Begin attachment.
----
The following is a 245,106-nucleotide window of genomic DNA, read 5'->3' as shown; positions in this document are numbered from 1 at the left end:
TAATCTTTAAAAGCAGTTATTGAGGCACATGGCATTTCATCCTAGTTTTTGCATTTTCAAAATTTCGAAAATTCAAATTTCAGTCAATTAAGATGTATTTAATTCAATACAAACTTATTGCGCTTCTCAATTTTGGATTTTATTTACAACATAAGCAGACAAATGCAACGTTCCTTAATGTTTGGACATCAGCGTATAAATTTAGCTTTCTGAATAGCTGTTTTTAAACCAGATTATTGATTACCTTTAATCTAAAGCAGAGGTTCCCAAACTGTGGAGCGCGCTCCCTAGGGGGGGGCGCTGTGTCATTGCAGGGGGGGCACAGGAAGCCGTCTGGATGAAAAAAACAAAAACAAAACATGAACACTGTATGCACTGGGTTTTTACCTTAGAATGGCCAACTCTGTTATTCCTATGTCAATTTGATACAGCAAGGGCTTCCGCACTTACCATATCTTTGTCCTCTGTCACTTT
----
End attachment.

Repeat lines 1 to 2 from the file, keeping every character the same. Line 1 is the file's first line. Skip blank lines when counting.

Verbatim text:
The following is a 245,106-nucleotide window of genomic DNA, read 5'->3' as shown; positions in this document are numbered from 1 at the left end:
TAATCTTTAAAAGCAGTTATTGAGGCACATGGCATTTCATCCTAGTTTTTGCATTTTCAAAATTTCGAAAATTCAAATTTCAGTCAATTAAGATGTATTTAATTCAATACAAACTTATTGCGCTTCTCAATTTTGGATTTTATTTACAACATAAGCAGACAAATGCAACGTTCCTTAATGTTTGGACATCAGCGTATAAATTTAGCTTTCTGAATAGCTGTTTTTAAACCAGATTATTGATTACCTTTAATCTAAAGCAGAGGTTCCCAAACTGTGGAGCGCGCTCCCTAGGGGGGGGCGCTGTGTCATTGCAGGGGGGGCACAGGAAGCCGTCTGGATGAAAAAAACAAAAACAAAACATGAACACTGTATGCACTGGGTTTTTACCTTAGAATGGCCAACTCTGTTATTCCTATGTCAATTTGATACAGCAAGGGCTTCCGCACTTACCATATCTTTGTCCTCTGTCACTTT